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“If I wished to show a student the difficulties of getting at truth from medical experience, I would give him the history of epilepsy to read.” Oliver Wendell Holmes (1)
If the medical experience of epilepsy is obscured by uncertainties, then its classification is mired in the mud of expert opinion. The newly revised terms and concepts for “organizing” (also known as “classifying”) seizures and epilepsy provide a humble and modern perspective, with many superb suggestions (2). The central points are well articulated and valid: 1) divorcing classification from “expert opinion” and marrying it to science; 2) acknowledging what is unknown; and 3) simplifying and clarifying terminology. Yet, the revision lacks the crisp clarity needed to educate students, patients, and colleagues. And some recommendations lack a clear scientific or semantic basis.
The authors wisely suggest that we replace the term “idiopathic” with “genetic,” “symptomatic” with “structural/metabolic,” and “cryptogenic” with “unknown.” Everyone understands “genetic” and “unknown,” but confusion fills the eyes of medical students when they try to comprehend the distinction between “idiopathic” and “cryptogenic.” The suggested classification offers clearer and more practical etiologic organization of the epilepsies. For example, in patients with frontal lobe epilepsy without imaging or metabolic abnormalities, the cause is “unknown,” unless either familial clustering or genetic mutation for autosomal dominant nocturnal frontal lobe epilepsy is identified (“genetic” cause), or postsurgical pathologic examination reveals abnormality such as cortical dysplasia (“structural” cause). Doctors vote with words—general neurologists never use the pedantic term “cryptogenic epilepsy”—“unknown” works much better. Yet, genetics are never simple. How do we categorize the etiology in someone who has a gene that is strongly associated with clinical epilepsy but whose first seizure followed a head trauma with loss of consciousness for 30 minutes? Genetic or structural? Presumably both. What if the gene has a less strong association with epilepsy? Just traumatic? More information does not guarantee simpler decisions.
The classification scheme also addresses specific seizure types, providing a simplification of generalized epileptic seizures and arguing that there is no “natural” classification of focal (partial) seizures. Eleven subtypes of generalized seizures are offered, but no subtypes of focal epilepsy. Genes, clinical features, and EEG findings distinguish partial (focal) seizures arising in the frontal lobes with motor automatisms and partial (focal) seizures arising in the temporal lobe with auditory symptoms. What is unnatural in this distinction: the genes, the anatomy, or the behavior? The new classification argues that the distinction between tonic and myoclonictonic seizures rests on fundamental biology, while the distinction between simple and complex partial seizures is an arbitrary line drawn on a natural continuity. And, why did myoclonictonic-clonic get left out if myoclonictonic is in? Darwin recognized that the fight between “lumpers” and “splitters” can be critical to deciphering natural history, but it is often an artifact of perspective. Ultimately, consensus may limit truth—committees excel at compromise and avoiding conflict, but what is the price?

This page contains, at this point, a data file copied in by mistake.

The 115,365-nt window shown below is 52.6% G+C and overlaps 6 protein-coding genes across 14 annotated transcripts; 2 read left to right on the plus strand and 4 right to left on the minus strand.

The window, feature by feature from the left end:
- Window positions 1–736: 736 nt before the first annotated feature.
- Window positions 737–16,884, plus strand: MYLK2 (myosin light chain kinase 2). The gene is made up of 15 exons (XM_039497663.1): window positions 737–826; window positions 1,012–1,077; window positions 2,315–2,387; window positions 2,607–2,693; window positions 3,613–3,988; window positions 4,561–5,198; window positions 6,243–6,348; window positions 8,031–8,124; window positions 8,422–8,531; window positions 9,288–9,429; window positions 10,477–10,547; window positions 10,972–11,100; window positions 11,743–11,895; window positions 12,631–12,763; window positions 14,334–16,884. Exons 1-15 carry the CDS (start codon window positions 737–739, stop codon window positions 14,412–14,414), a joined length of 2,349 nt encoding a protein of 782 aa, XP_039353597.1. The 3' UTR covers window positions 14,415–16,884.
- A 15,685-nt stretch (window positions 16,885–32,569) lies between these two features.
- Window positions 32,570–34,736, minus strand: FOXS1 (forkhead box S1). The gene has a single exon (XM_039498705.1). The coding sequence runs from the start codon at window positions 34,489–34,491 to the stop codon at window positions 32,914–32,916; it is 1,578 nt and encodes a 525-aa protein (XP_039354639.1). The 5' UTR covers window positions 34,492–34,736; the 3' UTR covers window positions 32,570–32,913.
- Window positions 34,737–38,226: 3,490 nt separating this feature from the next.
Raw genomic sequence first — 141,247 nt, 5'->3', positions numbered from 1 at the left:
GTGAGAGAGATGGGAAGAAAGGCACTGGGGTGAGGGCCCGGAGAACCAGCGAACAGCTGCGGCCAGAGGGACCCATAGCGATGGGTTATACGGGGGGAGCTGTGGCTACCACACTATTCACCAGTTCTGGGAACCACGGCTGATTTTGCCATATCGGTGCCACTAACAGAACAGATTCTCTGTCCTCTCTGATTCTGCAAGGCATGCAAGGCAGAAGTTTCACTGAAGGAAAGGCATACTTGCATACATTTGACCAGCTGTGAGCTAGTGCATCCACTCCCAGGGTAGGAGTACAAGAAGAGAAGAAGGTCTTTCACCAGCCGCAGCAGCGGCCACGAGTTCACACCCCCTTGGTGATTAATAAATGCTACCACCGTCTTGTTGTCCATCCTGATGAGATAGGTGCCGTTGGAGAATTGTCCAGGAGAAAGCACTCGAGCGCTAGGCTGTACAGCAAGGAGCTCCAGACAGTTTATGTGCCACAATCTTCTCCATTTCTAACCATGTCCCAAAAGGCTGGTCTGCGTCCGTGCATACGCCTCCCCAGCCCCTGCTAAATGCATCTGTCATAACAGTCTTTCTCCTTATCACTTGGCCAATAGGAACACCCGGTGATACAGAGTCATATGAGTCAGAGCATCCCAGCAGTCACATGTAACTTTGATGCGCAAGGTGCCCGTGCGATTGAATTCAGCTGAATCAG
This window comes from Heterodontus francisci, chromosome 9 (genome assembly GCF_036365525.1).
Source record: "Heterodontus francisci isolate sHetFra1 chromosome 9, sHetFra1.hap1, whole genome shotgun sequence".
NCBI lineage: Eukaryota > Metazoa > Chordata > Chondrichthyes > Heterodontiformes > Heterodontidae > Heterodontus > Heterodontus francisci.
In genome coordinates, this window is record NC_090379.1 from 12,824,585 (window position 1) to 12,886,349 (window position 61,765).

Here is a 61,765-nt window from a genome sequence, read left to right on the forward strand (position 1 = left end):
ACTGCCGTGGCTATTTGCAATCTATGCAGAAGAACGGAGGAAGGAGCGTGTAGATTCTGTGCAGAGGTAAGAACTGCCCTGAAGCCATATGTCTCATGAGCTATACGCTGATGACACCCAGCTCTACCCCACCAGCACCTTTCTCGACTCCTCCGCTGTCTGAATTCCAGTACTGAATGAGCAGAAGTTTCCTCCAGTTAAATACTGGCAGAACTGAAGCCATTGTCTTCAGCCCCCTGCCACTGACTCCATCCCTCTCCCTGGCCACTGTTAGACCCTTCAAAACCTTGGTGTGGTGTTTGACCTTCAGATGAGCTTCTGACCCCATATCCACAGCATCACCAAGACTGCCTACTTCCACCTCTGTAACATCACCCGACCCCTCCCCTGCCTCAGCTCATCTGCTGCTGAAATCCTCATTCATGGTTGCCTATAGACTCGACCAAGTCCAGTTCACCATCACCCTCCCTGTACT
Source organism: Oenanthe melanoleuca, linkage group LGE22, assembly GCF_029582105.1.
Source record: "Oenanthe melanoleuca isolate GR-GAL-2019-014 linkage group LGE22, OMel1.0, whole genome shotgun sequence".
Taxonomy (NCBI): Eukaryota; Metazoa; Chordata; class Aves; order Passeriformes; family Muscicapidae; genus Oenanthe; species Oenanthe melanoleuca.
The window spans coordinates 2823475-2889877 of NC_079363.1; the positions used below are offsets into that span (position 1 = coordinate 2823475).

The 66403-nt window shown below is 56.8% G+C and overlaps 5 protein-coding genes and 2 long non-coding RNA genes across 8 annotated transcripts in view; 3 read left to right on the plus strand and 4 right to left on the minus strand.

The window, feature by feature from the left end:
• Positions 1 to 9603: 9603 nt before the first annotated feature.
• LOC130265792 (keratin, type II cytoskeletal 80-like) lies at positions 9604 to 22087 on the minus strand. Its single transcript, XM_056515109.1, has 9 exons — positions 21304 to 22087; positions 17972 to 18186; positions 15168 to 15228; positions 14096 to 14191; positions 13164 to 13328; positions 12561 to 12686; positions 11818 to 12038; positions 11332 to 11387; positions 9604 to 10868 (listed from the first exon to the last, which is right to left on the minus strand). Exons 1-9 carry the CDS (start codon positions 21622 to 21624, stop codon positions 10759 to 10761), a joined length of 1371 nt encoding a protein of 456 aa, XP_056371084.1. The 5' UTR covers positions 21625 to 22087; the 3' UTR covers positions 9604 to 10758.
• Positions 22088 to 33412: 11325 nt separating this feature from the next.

A classification of the epilepsies is essential to understand and communicate. Science and medicine need a straightforward and accurate vocabulary to describe seizures and epilepsies. The revision acknowledges the many gaps in our knowledge, the shortcomings of prior classifications, and the goal to avoid accepting “assumptions and assertions as the basis for classification and to acknowledge areas for which we do not have good information for making decisions.” The human mind and language are organized into hierarchies and categories. The revision half-preserved the deeply entrenched and intuitively attractive—albeit artificial dichotomy—that splits the epilepsies into generalized and focal. We are no longer obliged to designate an epilepsy as partial or generalized, but those terms are preserved as descriptors of manifestations or correlations.
The classification of partial seizures has significantly changed. The term “partial” has been replaced by “focal.” Why? There is no clear explanation. Both terms have linguistic limitations. Although partial seizures come from a “part” of the brain, the same technically can be true of generalized seizures. Further, partial seizures could falsely suggest that the seizure is not a “complete” seizure, but rather “part” of a seizure. Focal derives from focus, which etymologically derives from “a point,” as in a focal point. Focal epilepsy conjures the image of a cortical dot, fueling misconceptions that the source is small and localized, when it is sometimes a widely distributed network. The definition of focal seizures—networks limited to one hemisphere—leaves in limbo those seizures that seem to arise nearly simultaneously from both hemispheres, where invasive electrodes show a “dance” of evolving spikes and rhythms in both mesial temporal regions that suddenly morph into a bilateral complex partial or generalized seizure without a clear hemisphere of onset. These seizures are neither “focal” nor “unilateral.” The marginal—and uncertain—value of “focal” over “partial” may not outweigh the potential confusion stirred by the change. After 3 decades in the literature and common use, there should be an excellent reason for change. Is it biology, semantics, or the momentum of expert consensus?